• 72 Metascore
    • 40 Tim Goodman
    It's hard not to imagine the whole thing working better if it could perhaps last longer and develop its characters more naturally. ... Mrs. Fletcher feels both unfinished and rushed — the seven half-hour episodes failing to cement a story rather than just the feeling of a story.
    • 68 Metascore
    • 80 Tim Goodman
    There are shorthand cliches about duty, country and spying that could have been excised. But, flaws aside, this mostly true story of Israel's most famous spy makes for a compelling story, fueled by Cohen's strongest dramatic work yet.
    • 58 Metascore
    • 80 Tim Goodman
    It takes a few episodes for the series to introduce and spin out this cobbled mythology — and that will undoubtedly lose some people — but ultimately it works when it gets going. Carnival Row has a strong cast . ... If you're not into fantasy, that probably seems a real hodgepodge of mythos, but Carnival Row succeeds precisely because it's different (and looks expensive while creatively employing its CGI).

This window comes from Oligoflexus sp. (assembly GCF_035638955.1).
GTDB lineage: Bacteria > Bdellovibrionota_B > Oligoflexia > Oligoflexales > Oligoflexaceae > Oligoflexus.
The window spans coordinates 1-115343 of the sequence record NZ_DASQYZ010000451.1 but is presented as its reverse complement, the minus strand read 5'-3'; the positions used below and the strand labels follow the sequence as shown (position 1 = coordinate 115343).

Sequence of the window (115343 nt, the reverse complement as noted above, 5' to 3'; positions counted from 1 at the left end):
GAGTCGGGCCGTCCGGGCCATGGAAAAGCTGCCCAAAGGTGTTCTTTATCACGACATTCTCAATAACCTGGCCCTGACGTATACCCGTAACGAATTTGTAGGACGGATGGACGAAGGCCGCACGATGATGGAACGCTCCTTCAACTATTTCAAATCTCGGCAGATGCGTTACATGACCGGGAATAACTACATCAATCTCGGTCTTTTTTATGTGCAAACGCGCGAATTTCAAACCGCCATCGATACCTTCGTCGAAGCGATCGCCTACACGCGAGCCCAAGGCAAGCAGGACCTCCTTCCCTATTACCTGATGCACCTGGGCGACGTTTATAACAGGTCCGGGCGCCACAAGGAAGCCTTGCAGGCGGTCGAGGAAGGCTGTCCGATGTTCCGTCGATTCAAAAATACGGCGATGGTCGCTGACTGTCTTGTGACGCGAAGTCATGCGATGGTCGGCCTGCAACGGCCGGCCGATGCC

• 89 Metascore
    • 100 Tim Goodman
    The thing to embrace and appreciate with Succession in this second season is just how superbly and seemingly effortlessly structured it is with its grandiose plotting; other than making us care about the Roys, that's the next-level miracle. The Emmys did recognize Succession but not nearly enough, by the way. This series is doing something special and the rich rewards will be coming.
    • 50 Metascore
    • 30 Tim Goodman